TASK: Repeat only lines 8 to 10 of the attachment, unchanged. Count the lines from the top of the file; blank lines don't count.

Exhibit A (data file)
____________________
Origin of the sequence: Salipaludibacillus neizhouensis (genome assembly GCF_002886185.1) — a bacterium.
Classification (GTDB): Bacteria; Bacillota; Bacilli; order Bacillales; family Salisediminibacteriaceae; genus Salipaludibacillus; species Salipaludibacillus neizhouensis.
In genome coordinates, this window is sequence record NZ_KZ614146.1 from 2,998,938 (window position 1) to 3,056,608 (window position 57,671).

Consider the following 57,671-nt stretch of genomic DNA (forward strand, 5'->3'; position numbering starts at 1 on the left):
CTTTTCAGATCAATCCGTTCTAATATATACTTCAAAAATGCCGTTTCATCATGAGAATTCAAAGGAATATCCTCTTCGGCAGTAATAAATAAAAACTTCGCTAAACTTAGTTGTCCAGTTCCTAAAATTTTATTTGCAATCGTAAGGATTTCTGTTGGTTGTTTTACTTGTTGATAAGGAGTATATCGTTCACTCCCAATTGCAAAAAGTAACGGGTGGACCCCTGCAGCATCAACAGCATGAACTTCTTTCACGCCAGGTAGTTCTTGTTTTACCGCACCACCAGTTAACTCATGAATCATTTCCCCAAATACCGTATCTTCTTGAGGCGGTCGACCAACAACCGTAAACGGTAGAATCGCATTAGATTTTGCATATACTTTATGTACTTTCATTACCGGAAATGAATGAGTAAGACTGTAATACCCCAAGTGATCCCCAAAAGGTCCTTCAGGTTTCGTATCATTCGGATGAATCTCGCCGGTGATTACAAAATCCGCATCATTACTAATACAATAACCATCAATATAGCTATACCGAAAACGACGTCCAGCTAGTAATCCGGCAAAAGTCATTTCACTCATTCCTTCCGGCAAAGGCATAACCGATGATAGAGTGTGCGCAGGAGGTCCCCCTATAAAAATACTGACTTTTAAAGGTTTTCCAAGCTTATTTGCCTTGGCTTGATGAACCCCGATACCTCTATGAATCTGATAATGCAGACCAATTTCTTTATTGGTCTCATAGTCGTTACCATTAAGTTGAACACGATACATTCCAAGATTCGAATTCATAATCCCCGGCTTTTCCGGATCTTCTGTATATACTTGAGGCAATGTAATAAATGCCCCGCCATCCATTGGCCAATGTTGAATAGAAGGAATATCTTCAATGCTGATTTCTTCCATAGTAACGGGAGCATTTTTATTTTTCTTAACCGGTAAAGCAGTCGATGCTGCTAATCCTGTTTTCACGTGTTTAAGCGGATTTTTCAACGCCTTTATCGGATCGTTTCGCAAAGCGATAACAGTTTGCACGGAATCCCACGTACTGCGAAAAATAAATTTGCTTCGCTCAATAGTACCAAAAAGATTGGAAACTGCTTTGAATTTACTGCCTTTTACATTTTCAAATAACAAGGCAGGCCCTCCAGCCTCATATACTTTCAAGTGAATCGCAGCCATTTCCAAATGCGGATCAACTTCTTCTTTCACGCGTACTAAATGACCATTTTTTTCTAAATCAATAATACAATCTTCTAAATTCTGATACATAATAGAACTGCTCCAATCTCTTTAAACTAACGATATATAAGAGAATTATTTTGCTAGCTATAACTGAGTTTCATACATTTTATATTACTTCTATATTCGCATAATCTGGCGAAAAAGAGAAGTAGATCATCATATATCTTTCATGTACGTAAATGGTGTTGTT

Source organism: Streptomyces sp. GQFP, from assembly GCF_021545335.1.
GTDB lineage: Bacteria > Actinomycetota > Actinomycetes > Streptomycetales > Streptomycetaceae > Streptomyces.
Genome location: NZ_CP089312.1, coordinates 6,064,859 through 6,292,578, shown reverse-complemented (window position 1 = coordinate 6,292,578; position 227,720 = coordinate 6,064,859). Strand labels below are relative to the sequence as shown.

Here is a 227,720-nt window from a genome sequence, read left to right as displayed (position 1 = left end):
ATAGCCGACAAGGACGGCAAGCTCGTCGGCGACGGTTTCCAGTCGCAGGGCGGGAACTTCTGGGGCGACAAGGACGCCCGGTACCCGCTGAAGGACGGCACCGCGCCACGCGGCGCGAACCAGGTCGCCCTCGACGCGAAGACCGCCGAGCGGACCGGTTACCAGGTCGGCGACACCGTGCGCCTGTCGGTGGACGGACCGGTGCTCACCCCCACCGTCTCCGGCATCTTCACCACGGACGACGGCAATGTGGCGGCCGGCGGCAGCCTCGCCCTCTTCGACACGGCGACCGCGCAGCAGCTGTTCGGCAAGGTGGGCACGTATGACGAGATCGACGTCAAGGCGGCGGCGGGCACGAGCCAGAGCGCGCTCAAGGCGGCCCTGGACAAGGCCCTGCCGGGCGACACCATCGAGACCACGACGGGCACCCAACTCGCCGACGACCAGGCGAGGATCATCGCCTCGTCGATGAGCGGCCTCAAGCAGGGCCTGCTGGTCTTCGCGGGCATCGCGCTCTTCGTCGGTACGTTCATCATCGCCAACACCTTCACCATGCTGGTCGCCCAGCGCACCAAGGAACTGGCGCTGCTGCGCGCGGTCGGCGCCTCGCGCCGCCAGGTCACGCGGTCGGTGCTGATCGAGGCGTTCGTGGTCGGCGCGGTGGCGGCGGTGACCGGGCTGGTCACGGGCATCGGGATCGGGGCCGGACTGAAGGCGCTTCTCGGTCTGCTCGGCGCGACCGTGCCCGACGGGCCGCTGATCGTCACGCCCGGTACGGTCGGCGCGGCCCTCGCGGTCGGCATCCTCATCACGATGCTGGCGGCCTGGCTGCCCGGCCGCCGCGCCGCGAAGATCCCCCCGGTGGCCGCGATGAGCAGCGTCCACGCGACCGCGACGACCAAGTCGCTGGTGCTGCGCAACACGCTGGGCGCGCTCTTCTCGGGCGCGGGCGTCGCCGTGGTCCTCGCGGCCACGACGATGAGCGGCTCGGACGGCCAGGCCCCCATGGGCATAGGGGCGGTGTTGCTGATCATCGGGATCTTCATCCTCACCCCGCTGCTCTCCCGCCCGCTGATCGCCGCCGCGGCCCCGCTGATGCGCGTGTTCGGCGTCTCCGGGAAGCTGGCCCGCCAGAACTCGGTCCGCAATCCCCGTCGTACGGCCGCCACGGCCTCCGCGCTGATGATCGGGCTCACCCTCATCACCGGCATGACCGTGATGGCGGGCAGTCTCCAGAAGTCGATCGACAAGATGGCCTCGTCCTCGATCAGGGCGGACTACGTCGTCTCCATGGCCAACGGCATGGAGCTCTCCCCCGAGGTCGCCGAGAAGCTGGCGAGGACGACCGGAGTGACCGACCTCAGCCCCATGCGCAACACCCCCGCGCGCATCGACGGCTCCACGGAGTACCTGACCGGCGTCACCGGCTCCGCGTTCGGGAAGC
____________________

Genome location: NZ_CP089312.1, coordinates 6,064,859 through 6,292,578, shown reverse-complemented (window position 1 = coordinate 6,292,578; position 227,720 = coordinate 6,064,859). Strand labels below are relative to the sequence as shown.

Here is a 227,720-nt window from a genome sequence, read left to right as displayed (position 1 = left end):
ATAGCCGACAAGGACGGCAAGCTCGTCGGCGACGGTTTCCAGTCGCAGGGCGGGAACTTCTGGGGCGACAAGGACGCCCGGTACCCGCTGAAGGACGGCACCGCGCCACGCGGCGCGAACCAGGTCGCCCTCGACGCGAAGACCGCCGAGCGGACCGGTTACCAGGTCGGCGACACCGTGCGCCTGTCGGTGGACGGACCGGTGCTCACCCCCACCGTCTCCGGCATCTTCACCACGGACGACGGCAATGTGGCGGCCGGCGGCAGCCTCGCCCTCTTCGACACGGCGACCGCGCAGCAGCTGTTCGGCAAGGTGGGCACGTATGACGAGATCGACGTCAAGGCGGCGGCGGGCACGAGCCAGAGCGCGCTCAAGGCGGCCCTGGACAAGGCCCTGCCGGGCGACACCATCGAGACCACGACGGGCACCCAACTCGCCGACGACCAGGCGAGGATCATCGCCTCGTCGATGAGCGGCCTCAAGCAGGGCCTGCTGGTCTTCGCGGGCATCGCGCTCTTCGTCGGTACGTTCATCATCGCCAACACCTTCACCATGCTGGTCGCCCAGCGCACCAAGGAACTGGCGCTGCTGCGCGCGGTCGGCGCCTCGCGCCGCCAGGTCACGCGGTCGGTGCTGATCGAGGCGTTCGTGGTCGGCGCGGTGGCGGCGGTGACCGGGCTGGTCACGGGCATCGGGATCGGGGCCGGACTGAAGGCGCTTCTCGGTCTGCTCGGCGCGACCGTGCCCGACGGGCCGCTGATCGTCACGCCCGGTACGGTCGGCGCGGCCCTCGCGGTCGGCATCCTCATCACGATGCTGGCGGCCTGGCTGCCCGGCCGCCGCGCCGCGAAGATCCCCCCGGTGGCCGCGATGAGCAGCGTCCACGCGACCGCGACGACCAAGTCGCTGGTGCTGCGCAACACGCTGGGCGCGCTCTTCTCGGGCGCGGGCGTCGCCGTGGTCCTCGCGGCCACGACGATGAGCGGCTCGGACGGCCAGGCCCCCATGGGCATAGGGGCGGTGTTGCTGATCATCGGGATCTTCATCCTCACCCCGCTGCTCTCCCGCCCGCTGATCGCCGCCGCGGCCCCGCTGATGCGCGTGTTCGGCGTCTCCGGGAAGCTGGCCCGCCAGAACTCGGTCCGCAATCCCCGTCGTACGGCCGCCACGGCCTCCGCGCTGATGATCGGGCTCACCCTCATCACCGGCATGACCGTGATGGCGGGCAGTCTCCAGAAGTCGATCGACAAGATGGCCTCGTCCTCGATCAGGGCGGACTACGTCGTCTCCATGGCCAACGGCATGGAGCTCTCCCCCGAGGTCGCCGAGAAGCTGGCGAGGACGACCGGAGTGACCGACCTCAGCCCCATGCGCAACACCCCCGCGCGCATCGACGGCTCCACGGAGTACCTGACCGGCGTCACCGGCTCCGCGTTCGGGAAGC